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7 Reasons Why My Dog Eats My Pads (+ Quick Fixes)

If you’ve ever caught your dog munching on your pads, you’re probably wondering why they’re doing it.

It’s a strange behavior for sure, but there are some legitimate reasons behind it. Let’s dig into seven common reasons.

And we’ll explain what to do about this below!

why does my dog eat my pads

Why Your Dog Eats Your Pads: 7 Common Reasons

Let’s run through the main seven reasons why dogs engage in this kind of behavior.

We’ve learned this from vets, behavior experts, and from many of our readers messaging us about this topic!

It can be difficult knowing exactly which reason is the case for your dog, but you can narrow it down if you consider their overall behavior, routine, lifestyle, and personality.

1. Smelling Your Hormones

Dogs have an incredible sense of smell, much better than humans.

When you use a pad, it has your unique scent and hormones.

To your dog, this scent is like a compelling mystery book, something they feel driven to explore.

Because of their intense smelling power, dogs can be intrigued by the scent of your hormones on the pad.

While you might find it gross, from a dog’s perspective, it’s a scent-rich item that’s hard to resist.

However, it’s important to remember that pads aren’t food and are not safe for dogs to consume.

Make sure to keep used pads well out of your pup’s reach.

2. Pica

Pica is a medical condition where dogs eat things that aren’t food.

This can include items like pads, shoes, and other non-edibles.

For some dogs, eating non-food items becomes a habit that’s hard to break.

Pica can be triggered by various factors like dietary deficiencies, boredom, or anxiety.

If you think your dog is showing signs of pica, it’s a good idea to consult a vet.

Left untreated, pica can lead to digestive issues and other health problems for your pet.

Your vet may recommend dietary changes or even medication.

3. Enjoy the Smell & Taste

Some dogs are simply attracted to the smell and taste of used pads.

Just as some dogs enjoy the smell of garbage or the taste of their own poop, pads can attract dogs for the same reasons.

It might be unpleasant for us to think about, but to the dog, it’s something entirely different.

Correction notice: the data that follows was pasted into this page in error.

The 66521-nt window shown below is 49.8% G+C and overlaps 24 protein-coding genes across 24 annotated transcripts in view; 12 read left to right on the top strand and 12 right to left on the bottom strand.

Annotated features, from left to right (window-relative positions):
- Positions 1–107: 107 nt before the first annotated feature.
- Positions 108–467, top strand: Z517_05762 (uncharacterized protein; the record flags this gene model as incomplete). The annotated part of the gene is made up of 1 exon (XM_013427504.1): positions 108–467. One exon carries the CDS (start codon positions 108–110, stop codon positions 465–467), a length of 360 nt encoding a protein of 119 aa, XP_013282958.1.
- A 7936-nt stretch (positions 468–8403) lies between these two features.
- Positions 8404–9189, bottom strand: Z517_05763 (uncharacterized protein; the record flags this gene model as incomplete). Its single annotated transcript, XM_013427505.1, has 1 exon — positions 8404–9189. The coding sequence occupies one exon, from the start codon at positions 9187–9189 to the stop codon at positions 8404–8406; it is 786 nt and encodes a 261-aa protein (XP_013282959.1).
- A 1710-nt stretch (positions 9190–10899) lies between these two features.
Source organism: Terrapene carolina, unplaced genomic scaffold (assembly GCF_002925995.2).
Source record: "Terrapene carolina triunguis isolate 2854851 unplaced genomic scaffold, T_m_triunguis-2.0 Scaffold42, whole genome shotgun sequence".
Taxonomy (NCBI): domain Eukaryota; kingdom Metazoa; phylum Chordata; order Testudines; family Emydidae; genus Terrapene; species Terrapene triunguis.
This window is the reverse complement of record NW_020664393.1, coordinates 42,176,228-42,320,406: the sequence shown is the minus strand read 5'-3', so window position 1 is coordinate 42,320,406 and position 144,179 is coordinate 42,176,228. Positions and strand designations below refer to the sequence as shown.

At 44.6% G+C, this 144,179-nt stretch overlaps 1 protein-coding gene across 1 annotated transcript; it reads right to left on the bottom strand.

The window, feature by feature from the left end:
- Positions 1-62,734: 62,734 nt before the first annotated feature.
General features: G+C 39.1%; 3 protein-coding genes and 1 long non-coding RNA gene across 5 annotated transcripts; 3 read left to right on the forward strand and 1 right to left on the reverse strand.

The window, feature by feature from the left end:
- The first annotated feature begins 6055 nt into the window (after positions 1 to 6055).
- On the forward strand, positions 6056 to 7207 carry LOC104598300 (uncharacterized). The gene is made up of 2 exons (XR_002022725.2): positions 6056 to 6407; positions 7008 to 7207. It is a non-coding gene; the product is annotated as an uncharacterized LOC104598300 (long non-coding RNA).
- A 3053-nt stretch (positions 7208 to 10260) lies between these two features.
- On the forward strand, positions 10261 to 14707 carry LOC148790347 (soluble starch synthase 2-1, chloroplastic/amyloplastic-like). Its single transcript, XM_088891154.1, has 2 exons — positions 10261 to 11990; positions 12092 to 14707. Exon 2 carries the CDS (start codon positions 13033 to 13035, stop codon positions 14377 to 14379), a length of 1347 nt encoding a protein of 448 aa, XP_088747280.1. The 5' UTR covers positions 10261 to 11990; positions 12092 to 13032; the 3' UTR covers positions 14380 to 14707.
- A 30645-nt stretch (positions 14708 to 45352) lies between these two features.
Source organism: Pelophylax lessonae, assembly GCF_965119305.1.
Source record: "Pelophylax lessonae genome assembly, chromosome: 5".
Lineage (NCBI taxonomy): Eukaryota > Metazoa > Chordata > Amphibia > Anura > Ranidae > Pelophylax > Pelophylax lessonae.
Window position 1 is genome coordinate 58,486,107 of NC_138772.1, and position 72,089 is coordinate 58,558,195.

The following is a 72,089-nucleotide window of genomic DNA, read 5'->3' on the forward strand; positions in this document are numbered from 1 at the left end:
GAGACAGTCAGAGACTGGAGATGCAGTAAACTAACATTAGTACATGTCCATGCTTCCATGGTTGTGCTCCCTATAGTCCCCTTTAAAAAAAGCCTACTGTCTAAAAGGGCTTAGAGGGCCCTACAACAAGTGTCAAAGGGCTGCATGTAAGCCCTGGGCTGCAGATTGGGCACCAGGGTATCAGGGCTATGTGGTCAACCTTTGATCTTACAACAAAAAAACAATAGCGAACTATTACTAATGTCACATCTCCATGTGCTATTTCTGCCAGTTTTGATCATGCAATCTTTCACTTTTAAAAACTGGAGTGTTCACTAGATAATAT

Given that eating pads can be harmful to your dog, it’s best to store these items in a place your dog can’t get to.

A secure trash can with a lid, or a high shelf, can do the trick.

4. Curiosity

Dogs are naturally curious creatures!

They love exploring new things, whether it’s a new toy, a new part of the yard, or, unfortunately, a used pad.

A dog might decide to eat the pad simply because they’re curious about it and want to know what it is.

However, curiosity can lead to dangerous behaviors, like eating things they shouldn’t.

It’s crucial to keep pads, and other harmful items, safely stashed away.

5. Natural Behavior

In the wild, dogs are natural scavengers.

They forage for food and aren’t too picky about what they eat.

This instinct may drive your dog to eat a pad. In their mind, they’re just doing what comes naturally, even though it’s not a healthy choice.

To keep your dog safe, it’s essential to ensure that they can’t access pads.

That means keeping bathroom doors closed and putting used pads in a secure bin.

6. Boredom

When dogs get bored, they find ways to entertain themselves.

Sometimes that means digging in the trash and finding a pad to eat.

Boredom often leads to destructive or undesirable behavior in dogs, including eating things they shouldn’t.

You can help alleviate boredom by providing plenty of toys, exercise, and mental stimulation for your pup.

Regular walks, playtime, and training can go a long way in keeping your dog entertained and out of mischief.

Great ways to stimulate any dog (important article)

7. Scavenger Behavior